A four-pronged strategy is reportedly on the anvil to revive the state-owned Air India, complete with a brand overhaul and motivation for the workforce.
After no takers came forward to rescue the ‘Maharaja’ in distress, the government is now planning to spruce up the airlines on its own. A four-pronged strategy is reportedly on the anvil to revive the state-owned Air India, complete with a brand overhaul and ways to motivate the workforce, in order to make it globally competitive.
The action plan includes a financial package, a new strategy centred on the carrier’s revamped premium class called the Maharajah Direct, a list of organisational and governance reforms and ways to motivate the workforce, Minister of State for Civil Aviation Jayant Sinha told the Economic Times. The national carrier is carrying a debt of over Rs 55,000 crore.
Under the financial package, the government has already announced to transfer loans to the tune of Rs 29,000 crore from Air India’s balance to cut its interest burden by Rs 2,700 crore from Rs 4,400 crore per year. The financial package also has provisions for a fresh equity component. The government will seek parliamentary approval in this regard during the ongoing Winter Session, the report said.
With Maharajah Direct, the government is planning to establish Air India as the county’s global long-haul carrier supported by a big domestic network. The initiative, unveiled in June, aims to revamp the first class and business class in its fleet of Boeing aircraft flying to international destinations with new uniforms for the crew and cuisine members to woo high-end travellers and increase the occupancy from 60 per cent to over 80 per cent.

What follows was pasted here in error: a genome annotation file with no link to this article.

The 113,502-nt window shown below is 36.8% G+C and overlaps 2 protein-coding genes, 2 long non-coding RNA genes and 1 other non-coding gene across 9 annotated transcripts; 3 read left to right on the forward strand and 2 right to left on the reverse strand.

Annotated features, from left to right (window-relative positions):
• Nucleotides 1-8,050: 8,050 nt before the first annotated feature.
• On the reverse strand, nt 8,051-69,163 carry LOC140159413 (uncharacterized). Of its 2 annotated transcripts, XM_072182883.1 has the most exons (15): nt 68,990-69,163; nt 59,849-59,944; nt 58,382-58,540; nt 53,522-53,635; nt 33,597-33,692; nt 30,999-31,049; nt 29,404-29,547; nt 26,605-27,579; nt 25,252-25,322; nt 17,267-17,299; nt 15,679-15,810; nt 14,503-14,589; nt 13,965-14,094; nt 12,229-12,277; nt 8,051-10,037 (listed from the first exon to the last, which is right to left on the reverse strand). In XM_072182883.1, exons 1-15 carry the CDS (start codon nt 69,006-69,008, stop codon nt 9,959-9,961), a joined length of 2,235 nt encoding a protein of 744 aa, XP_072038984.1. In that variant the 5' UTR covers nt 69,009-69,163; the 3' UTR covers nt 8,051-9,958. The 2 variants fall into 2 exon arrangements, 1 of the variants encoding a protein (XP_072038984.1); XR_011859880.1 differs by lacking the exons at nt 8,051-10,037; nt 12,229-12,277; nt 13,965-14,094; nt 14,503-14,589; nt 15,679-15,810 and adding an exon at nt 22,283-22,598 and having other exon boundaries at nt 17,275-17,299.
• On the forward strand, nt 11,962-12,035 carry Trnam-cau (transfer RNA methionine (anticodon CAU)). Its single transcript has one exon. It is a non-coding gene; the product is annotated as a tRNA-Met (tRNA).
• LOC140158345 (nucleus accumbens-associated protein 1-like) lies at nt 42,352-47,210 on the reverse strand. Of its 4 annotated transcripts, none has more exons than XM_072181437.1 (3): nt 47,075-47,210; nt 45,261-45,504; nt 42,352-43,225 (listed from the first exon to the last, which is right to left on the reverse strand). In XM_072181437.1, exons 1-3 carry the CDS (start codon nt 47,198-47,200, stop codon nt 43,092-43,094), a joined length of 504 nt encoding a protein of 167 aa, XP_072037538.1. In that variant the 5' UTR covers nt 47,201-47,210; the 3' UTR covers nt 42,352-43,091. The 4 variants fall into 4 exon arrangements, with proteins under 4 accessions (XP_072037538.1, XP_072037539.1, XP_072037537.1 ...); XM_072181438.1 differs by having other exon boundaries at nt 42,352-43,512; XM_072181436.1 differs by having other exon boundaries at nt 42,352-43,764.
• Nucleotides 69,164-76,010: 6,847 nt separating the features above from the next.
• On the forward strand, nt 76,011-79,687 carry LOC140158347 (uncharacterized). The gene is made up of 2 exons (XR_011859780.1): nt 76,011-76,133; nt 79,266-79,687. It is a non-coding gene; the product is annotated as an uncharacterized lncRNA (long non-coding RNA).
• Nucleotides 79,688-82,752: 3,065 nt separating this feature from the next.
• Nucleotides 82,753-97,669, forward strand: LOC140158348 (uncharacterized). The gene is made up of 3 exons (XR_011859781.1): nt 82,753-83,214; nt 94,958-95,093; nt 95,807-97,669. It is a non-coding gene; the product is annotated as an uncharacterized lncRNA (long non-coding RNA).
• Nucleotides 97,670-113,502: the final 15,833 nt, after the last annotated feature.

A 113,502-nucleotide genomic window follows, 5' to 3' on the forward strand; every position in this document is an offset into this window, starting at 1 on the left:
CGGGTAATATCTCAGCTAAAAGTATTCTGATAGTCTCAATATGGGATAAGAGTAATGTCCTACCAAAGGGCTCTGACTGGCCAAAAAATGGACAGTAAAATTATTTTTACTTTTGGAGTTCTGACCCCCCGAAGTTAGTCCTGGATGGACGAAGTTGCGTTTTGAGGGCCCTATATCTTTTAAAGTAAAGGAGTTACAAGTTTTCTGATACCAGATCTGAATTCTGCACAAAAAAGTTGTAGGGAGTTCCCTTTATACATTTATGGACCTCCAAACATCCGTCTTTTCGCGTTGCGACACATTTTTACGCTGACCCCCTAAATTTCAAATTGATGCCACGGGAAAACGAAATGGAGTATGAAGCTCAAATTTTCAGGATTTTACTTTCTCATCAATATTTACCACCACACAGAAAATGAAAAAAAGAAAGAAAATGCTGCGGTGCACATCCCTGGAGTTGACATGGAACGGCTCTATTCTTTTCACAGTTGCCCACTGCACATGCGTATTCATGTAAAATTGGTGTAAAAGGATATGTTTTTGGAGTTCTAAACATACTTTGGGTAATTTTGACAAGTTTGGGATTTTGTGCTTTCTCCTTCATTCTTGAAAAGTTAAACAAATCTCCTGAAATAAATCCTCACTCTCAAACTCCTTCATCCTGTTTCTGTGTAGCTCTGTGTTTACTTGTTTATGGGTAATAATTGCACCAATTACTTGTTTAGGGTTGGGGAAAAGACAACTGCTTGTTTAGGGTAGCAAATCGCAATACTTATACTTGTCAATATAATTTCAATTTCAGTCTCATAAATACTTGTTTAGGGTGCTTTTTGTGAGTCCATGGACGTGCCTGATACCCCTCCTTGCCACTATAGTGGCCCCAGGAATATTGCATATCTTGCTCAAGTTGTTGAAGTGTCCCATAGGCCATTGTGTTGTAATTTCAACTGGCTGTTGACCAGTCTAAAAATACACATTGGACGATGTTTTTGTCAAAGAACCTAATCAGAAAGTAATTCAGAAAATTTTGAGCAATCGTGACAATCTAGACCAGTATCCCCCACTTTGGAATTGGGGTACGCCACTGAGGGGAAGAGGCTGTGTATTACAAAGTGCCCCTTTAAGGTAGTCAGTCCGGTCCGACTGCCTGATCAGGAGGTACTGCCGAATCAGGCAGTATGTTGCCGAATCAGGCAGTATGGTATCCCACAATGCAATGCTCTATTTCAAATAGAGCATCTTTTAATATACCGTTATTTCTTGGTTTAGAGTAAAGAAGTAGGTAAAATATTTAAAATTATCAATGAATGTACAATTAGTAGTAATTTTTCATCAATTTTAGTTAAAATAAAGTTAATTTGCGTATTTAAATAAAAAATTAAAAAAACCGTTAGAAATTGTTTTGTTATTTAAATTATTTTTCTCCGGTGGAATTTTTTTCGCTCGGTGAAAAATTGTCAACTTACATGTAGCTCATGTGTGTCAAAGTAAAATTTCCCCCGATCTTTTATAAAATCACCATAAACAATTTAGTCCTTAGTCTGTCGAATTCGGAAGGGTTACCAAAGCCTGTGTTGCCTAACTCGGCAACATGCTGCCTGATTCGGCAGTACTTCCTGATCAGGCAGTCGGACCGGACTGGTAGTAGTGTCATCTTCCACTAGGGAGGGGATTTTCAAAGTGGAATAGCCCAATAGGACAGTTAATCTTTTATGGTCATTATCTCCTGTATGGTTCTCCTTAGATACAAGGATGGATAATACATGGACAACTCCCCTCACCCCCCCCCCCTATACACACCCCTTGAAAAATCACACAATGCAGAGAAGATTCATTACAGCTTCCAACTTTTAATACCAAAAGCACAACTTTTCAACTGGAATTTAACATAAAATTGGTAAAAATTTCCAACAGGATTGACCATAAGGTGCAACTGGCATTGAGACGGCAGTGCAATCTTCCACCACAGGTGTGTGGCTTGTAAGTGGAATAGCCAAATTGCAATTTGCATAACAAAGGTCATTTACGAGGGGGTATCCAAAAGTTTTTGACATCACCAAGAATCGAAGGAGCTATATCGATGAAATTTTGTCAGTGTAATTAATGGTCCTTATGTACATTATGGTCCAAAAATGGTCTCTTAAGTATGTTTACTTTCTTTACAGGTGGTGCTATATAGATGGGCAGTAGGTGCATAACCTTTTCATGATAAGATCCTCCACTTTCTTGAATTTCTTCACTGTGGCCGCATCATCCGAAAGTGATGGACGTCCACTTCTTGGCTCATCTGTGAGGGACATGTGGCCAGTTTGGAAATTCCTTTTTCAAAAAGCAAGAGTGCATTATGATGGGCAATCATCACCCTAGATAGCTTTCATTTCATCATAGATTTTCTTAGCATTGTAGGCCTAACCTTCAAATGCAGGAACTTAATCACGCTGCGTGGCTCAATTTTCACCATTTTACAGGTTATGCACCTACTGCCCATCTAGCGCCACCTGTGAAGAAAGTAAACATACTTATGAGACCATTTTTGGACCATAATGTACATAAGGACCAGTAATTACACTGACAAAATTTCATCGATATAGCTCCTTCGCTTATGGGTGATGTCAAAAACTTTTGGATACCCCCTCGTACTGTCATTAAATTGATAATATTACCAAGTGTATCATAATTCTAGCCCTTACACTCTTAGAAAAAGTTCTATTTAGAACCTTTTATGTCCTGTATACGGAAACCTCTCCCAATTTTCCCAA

The plan is to have “long-haul planes, slots and trained people to run the airline because we have removed the non-core assets from Air India and are left with only the core assets,” Sinha told the daily.
The government is also planning to rope in managerial professionals to run Air India. The report said the aviation ministry is seeking approval from the Department of Public Enterprise and the finance ministry to appoint people from outside for managerial roles in the carrier.
The recent revival initiatives come after the government failed to sell its stake in the debt-laden airline in the middle of this year. Despite several attempts, no one agreed to take the reins of Air India, as many probable bidders did not find the stipulations set by the government to their taste. While the Centre might try to divest its stake in Air India at a later date, that course of action seems to have been put on the backburner for now.